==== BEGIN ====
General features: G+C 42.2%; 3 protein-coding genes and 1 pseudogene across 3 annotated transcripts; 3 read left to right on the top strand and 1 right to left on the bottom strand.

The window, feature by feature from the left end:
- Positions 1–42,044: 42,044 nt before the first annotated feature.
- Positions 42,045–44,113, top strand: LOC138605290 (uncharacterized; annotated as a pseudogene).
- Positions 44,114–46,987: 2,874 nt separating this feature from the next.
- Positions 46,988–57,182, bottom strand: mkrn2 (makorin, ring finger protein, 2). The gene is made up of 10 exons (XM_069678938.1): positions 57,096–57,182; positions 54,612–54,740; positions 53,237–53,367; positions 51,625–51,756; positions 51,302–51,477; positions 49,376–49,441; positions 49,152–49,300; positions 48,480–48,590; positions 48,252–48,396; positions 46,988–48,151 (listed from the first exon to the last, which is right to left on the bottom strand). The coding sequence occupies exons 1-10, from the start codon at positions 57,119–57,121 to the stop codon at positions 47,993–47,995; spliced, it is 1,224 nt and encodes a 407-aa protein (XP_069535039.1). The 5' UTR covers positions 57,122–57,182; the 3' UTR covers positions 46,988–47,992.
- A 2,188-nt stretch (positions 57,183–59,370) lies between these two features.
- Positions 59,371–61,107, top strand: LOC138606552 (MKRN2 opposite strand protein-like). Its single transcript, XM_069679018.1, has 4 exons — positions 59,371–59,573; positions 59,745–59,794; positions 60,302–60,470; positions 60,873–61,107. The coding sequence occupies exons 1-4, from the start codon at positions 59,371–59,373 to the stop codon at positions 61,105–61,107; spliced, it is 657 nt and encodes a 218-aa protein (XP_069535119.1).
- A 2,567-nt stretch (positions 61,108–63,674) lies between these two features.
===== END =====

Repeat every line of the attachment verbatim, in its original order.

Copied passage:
General features: G+C 42.2%; 3 protein-coding genes and 1 pseudogene across 3 annotated transcripts; 3 read left to right on the top strand and 1 right to left on the bottom strand.

The window, feature by feature from the left end:
- Positions 1–42,044: 42,044 nt before the first annotated feature.
- Positions 42,045–44,113, top strand: LOC138605290 (uncharacterized; annotated as a pseudogene).
- Positions 44,114–46,987: 2,874 nt separating this feature from the next.
- Positions 46,988–57,182, bottom strand: mkrn2 (makorin, ring finger protein, 2). The gene is made up of 10 exons (XM_069678938.1): positions 57,096–57,182; positions 54,612–54,740; positions 53,237–53,367; positions 51,625–51,756; positions 51,302–51,477; positions 49,376–49,441; positions 49,152–49,300; positions 48,480–48,590; positions 48,252–48,396; positions 46,988–48,151 (listed from the first exon to the last, which is right to left on the bottom strand). The coding sequence occupies exons 1-10, from the start codon at positions 57,119–57,121 to the stop codon at positions 47,993–47,995; spliced, it is 1,224 nt and encodes a 407-aa protein (XP_069535039.1). The 5' UTR covers positions 57,122–57,182; the 3' UTR covers positions 46,988–47,992.
- A 2,188-nt stretch (positions 57,183–59,370) lies between these two features.
- Positions 59,371–61,107, top strand: LOC138606552 (MKRN2 opposite strand protein-like). Its single transcript, XM_069679018.1, has 4 exons — positions 59,371–59,573; positions 59,745–59,794; positions 60,302–60,470; positions 60,873–61,107. The coding sequence occupies exons 1-4, from the start codon at positions 59,371–59,373 to the stop codon at positions 61,105–61,107; spliced, it is 657 nt and encodes a 218-aa protein (XP_069535119.1).
- A 2,567-nt stretch (positions 61,108–63,674) lies between these two features.